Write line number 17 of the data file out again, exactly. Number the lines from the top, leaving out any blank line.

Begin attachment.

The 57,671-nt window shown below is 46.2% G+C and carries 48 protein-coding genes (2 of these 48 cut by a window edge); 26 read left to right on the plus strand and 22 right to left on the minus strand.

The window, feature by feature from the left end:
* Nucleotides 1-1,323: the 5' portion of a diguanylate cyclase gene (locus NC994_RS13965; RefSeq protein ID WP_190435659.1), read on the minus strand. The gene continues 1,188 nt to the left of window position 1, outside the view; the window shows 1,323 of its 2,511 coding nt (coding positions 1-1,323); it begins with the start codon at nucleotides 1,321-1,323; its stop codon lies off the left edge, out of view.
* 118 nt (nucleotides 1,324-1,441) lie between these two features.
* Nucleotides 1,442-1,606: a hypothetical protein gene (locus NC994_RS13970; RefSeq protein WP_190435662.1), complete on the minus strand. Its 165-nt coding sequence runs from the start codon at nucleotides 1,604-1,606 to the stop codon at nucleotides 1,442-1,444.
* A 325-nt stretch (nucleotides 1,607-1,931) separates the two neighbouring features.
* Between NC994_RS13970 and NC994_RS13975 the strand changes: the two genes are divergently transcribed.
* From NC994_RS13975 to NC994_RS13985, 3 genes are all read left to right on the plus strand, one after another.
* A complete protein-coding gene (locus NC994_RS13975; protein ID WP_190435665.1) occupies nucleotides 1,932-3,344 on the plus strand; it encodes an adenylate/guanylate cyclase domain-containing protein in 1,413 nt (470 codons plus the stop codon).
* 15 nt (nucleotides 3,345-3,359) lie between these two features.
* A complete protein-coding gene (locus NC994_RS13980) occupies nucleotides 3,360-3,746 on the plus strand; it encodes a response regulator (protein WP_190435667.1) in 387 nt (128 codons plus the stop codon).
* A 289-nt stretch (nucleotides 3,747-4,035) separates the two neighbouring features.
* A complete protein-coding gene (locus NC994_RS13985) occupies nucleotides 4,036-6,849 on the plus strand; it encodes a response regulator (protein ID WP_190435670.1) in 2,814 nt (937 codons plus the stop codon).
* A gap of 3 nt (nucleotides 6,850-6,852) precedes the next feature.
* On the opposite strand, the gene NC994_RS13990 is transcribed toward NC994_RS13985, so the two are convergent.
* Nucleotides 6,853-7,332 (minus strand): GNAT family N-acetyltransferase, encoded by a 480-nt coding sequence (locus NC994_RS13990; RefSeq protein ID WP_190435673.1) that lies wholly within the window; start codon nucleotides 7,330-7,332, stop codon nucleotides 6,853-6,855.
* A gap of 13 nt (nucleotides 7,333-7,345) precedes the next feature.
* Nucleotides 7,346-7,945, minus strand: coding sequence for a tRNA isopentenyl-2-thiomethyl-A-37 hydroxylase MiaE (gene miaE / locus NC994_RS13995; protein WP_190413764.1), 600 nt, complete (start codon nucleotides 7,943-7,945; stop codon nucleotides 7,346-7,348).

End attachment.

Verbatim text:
* A gap of 13 nt (nucleotides 7,333-7,345) precedes the next feature.